November 26th, 2021

After Charles I reconvened Parliament in 1640, he abolished this “Short Parliament” after 3 weeks because they would not give him the money he wanted. After losing the north to the Scottish rebels, he was forced to reconvene Parliament a few months later, the “Long Parliament”. The reformists held a significant majority in the Parliament and forced their will upon the kingdom. The king’s advisor, the Earl of Strafford, Lord Deputy of Ireland, was executed for allegedly raising an Irish army to put down Parliament. The King himself had to sign the death warrant, but nothing was gained by Strafford’s death. Archbishop Laud was imprisoned and also ultimately executed. The Parliament then passed laws that made Parliament automatically reconvene every three years and attempted to remove bishops from the church. After trying to control the army, many reformists backed down and the House of Commons was fairly evenly split. Charles attempted to raise the London militia against the House, but London was firmly on the side of Parliament. The Civil War had begun, and despite his previous military problems, the king was able to raise an army in the west and north that stood was a match for Parliament’s army of the industrial regions. The Scots allied with Parliament, and this would in time decide the war. Charles could not wage a war on two fronts. Towards the end of the war, the Parliamentary forces were reorganized in a “New Model Army”, which had Fairfax as lead general and Cromwell a prominent inferior commander. The author claims that the war was not fought over religion, despite its catalyst, but as a struggle between the waning economic power of the crown and the growing economic power of the gentry. It was said that the House of Commons was worth more than the House of Lords. With economic power comes demands for political power. The first Civil War ended in 1646, which Charles abandoning Oxford and fleeing to Scotland, where he was turned over to Parliament. The House of Commons, now in power, started to eat its own. The Scots and English were in talks of unifying their churches, which Cromwell and his Independents were not interested in. They wanted pure freedom of thought. Charles also refused to go along with the Presbyterian-CoE union. Parliament was trying to dismantle the army after the war and there were disagreements about payment and whatnot. Charles escaped and there were some more royalist uprisings, but this Second Civil war lasted only a few months of 1648. Shortly after, Cromwell’s faction purged the House of Common of non-allies and a “Rump Parliament” voted to execute the king, mostly forced by Cromwell. Cromwell was now left to fill the power void.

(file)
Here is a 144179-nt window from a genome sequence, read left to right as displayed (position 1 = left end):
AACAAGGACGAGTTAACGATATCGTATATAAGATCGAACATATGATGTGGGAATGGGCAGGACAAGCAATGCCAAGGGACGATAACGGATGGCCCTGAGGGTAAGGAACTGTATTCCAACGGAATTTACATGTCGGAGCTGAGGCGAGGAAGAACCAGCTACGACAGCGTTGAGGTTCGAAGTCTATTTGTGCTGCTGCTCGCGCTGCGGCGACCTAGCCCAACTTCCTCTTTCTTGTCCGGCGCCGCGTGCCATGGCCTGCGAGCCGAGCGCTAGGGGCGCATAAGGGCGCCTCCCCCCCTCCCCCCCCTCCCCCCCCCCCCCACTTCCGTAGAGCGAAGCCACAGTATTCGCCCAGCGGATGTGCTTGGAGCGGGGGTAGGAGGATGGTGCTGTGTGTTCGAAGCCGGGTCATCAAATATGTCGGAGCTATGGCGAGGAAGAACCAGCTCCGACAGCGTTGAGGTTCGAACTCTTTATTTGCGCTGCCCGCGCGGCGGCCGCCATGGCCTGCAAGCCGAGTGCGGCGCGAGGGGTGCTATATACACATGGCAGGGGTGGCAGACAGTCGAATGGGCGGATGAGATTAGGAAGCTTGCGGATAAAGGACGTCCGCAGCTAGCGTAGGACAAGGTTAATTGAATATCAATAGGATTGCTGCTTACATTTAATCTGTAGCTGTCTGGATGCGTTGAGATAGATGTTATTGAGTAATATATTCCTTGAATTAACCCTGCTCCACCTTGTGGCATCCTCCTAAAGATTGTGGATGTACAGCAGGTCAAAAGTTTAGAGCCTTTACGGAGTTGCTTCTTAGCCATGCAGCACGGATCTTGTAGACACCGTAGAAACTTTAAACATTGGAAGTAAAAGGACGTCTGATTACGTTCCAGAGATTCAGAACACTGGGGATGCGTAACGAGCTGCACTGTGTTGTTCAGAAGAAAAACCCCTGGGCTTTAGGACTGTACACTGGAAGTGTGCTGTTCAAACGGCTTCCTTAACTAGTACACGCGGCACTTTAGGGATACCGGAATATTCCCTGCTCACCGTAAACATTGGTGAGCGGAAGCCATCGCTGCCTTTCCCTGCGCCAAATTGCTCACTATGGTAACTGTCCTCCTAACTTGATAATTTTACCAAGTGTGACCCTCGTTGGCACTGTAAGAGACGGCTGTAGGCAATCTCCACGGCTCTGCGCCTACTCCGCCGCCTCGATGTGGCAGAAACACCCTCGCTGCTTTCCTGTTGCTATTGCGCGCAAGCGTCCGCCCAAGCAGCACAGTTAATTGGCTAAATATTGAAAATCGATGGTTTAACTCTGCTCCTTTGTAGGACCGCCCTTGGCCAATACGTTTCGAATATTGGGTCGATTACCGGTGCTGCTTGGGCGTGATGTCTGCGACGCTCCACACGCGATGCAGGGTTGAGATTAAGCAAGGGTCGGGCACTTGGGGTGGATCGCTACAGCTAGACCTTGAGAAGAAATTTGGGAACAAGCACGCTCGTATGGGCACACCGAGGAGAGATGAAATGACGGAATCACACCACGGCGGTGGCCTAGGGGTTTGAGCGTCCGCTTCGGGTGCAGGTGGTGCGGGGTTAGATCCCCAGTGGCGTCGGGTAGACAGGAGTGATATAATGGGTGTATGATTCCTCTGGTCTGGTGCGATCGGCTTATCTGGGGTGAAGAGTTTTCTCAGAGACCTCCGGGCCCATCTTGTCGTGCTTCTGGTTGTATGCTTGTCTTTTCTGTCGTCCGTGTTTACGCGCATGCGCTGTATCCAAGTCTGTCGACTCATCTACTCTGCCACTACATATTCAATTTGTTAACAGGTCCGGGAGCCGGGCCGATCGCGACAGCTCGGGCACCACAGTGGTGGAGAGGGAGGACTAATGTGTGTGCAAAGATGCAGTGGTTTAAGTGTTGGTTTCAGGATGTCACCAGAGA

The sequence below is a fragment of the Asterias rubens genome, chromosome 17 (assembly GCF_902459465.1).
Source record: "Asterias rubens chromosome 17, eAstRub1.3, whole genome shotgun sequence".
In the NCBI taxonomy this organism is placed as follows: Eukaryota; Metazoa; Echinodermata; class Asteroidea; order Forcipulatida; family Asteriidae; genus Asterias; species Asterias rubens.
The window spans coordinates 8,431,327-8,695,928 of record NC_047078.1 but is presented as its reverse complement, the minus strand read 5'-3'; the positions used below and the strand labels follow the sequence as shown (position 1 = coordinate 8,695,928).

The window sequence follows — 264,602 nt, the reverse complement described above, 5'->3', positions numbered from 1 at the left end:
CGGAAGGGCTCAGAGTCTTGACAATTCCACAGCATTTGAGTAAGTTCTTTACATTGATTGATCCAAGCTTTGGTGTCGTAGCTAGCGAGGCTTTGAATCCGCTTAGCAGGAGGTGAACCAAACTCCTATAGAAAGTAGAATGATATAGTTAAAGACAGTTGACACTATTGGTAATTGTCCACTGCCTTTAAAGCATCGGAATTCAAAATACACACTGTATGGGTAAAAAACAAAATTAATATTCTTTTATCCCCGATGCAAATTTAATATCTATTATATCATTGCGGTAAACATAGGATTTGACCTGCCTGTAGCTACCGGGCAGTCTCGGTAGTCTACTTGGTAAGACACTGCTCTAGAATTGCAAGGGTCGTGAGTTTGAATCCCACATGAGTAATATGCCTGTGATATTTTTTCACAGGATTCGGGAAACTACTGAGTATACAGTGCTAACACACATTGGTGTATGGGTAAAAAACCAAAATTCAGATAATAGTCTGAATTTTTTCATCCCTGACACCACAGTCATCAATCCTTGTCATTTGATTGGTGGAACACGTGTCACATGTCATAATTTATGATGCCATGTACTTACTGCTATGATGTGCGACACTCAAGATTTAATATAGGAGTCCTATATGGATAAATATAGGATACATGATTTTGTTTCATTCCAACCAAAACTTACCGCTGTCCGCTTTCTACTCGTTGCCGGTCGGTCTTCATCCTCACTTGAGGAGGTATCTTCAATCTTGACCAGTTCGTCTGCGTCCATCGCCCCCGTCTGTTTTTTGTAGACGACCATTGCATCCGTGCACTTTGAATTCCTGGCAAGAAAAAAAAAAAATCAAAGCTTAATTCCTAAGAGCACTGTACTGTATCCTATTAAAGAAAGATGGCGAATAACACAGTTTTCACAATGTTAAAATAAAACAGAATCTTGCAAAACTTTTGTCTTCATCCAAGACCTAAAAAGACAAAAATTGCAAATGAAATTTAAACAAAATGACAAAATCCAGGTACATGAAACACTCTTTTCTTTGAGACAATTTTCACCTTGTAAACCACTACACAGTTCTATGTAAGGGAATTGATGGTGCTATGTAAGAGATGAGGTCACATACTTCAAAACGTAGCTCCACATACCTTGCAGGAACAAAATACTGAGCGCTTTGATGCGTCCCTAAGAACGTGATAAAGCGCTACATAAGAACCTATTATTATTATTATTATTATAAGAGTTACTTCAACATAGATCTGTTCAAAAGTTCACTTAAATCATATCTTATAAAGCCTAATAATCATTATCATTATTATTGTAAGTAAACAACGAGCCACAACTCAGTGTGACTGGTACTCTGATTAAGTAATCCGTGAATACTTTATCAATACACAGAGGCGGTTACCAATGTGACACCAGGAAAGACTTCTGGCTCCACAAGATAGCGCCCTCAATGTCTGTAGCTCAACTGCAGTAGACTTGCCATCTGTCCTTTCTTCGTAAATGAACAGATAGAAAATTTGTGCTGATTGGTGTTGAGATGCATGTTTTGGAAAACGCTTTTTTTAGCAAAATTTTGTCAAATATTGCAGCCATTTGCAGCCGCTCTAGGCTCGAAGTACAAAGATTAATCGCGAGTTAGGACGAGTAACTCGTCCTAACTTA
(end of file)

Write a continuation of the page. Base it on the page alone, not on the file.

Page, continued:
November 27th, 2021

Things did not fall into place with the execution of Charles I. A Commonwealth was declared and the Rump Parliament remained the legistative power. The executive was to be a Council of State, whose members were elected annually. Not everyone was pleased with this, and the “Levellers” were men who advocated for manhood suffrage and a freely elected parliament. The gentry and those in power stomped out these ideas, as they feared a system which the poor could rule the rich and how it would affect their property. Ireland had long been in revolt, with the English seeking vengeance for a massacre of 1641. Cromwell led an expidition there in 1649 to destroy the Royalists, and many Irish were slaughtered. Charles II, a 19 year old in exile, was approached by the Scottish to become King, under their own Presbyterian terms. Charles bided his time until the Royalists in Ireland were decimated and then took up the Scottish offer. In 1650, Charles went to Scotland, and Cromwell was recalled to fight the Scottish. General Fairfax was on the outs for being against war in Scotland and the execution of Charles I. Cromwell, now the leading figure in England, successfully waged war against Scotland and Charles, now coronated at the Stone of Scone, had to flee. A sort of economic war on the seas had broken out with the Dutch, which gave England further domination of the seas. In 1653, impatient with the lack of consitutional reform from Parliament, their shrinking of the army, and their plans to pass a bill for a perpetual Parliament, Cromwell used the army to force out the parliament. Now Cromwell was the military ruler of England, but struggled to find a form of government that suited him. Different councils were created and dissolved, and Cromwell learned, like Charles I, that he could not get the funds to run a country without parliament. There was talk of bringing back a king, or making Cromwell king. Ultimately he refused, and died in 1658. After his death, there was more confusion. His eldest son was given the role, but was fairly useless. The Rump Parliament was reconvened after 5 years, but quickly dissolved. Cromwell’s second in command then invited Charles II to reign, under terms, which Charles agreed to. Cromwell learned the hard way the one revolution leads to another, as his authority was put under the same scrutiny as the King’s. His strong belief of liberty of conscience was enshrined in the constitution, though it was limited to his strict definition of Christians. He also gave a good name to England’s military and navy. Like Napoleon, he brought an end to (local) chaos brought by 10 years of war. However, he executed the king and killed thousands of Irish, so ultimately he’s not a good man. Though few in power are.